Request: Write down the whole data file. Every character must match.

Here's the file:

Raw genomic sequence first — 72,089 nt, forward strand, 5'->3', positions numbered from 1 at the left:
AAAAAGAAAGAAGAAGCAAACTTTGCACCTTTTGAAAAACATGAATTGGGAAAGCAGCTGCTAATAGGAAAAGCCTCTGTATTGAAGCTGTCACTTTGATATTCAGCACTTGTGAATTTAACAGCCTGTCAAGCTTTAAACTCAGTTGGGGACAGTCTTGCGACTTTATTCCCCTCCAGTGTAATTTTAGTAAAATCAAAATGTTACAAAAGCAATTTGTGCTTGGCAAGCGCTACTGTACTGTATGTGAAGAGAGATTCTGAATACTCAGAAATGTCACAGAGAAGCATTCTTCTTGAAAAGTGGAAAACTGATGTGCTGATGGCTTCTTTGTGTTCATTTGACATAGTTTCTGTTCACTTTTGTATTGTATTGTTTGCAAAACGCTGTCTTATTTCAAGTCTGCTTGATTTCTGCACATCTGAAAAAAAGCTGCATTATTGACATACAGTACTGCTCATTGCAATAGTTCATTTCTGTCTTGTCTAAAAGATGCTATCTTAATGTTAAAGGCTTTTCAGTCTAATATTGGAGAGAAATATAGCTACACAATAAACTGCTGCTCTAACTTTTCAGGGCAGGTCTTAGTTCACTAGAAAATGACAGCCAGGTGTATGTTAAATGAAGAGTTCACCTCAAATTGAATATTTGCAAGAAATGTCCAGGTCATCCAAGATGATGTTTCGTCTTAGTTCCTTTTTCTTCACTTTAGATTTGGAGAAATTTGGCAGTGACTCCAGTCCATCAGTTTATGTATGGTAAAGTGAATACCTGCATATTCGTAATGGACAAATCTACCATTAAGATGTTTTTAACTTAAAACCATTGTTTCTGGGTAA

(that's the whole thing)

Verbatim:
Raw genomic sequence first — 72,089 nt, forward strand, 5'->3', positions numbered from 1 at the left:
AAAAAGAAAGAAGAAGCAAACTTTGCACCTTTTGAAAAACATGAATTGGGAAAGCAGCTGCTAATAGGAAAAGCCTCTGTATTGAAGCTGTCACTTTGATATTCAGCACTTGTGAATTTAACAGCCTGTCAAGCTTTAAACTCAGTTGGGGACAGTCTTGCGACTTTATTCCCCTCCAGTGTAATTTTAGTAAAATCAAAATGTTACAAAAGCAATTTGTGCTTGGCAAGCGCTACTGTACTGTATGTGAAGAGAGATTCTGAATACTCAGAAATGTCACAGAGAAGCATTCTTCTTGAAAAGTGGAAAACTGATGTGCTGATGGCTTCTTTGTGTTCATTTGACATAGTTTCTGTTCACTTTTGTATTGTATTGTTTGCAAAACGCTGTCTTATTTCAAGTCTGCTTGATTTCTGCACATCTGAAAAAAAGCTGCATTATTGACATACAGTACTGCTCATTGCAATAGTTCATTTCTGTCTTGTCTAAAAGATGCTATCTTAATGTTAAAGGCTTTTCAGTCTAATATTGGAGAGAAATATAGCTACACAATAAACTGCTGCTCTAACTTTTCAGGGCAGGTCTTAGTTCACTAGAAAATGACAGCCAGGTGTATGTTAAATGAAGAGTTCACCTCAAATTGAATATTTGCAAGAAATGTCCAGGTCATCCAAGATGATGTTTCGTCTTAGTTCCTTTTTCTTCACTTTAGATTTGGAGAAATTTGGCAGTGACTCCAGTCCATCAGTTTATGTATGGTAAAGTGAATACCTGCATATTCGTAATGGACAAATCTACCATTAAGATGTTTTTAACTTAAAACCATTGTTTCTGGGTAA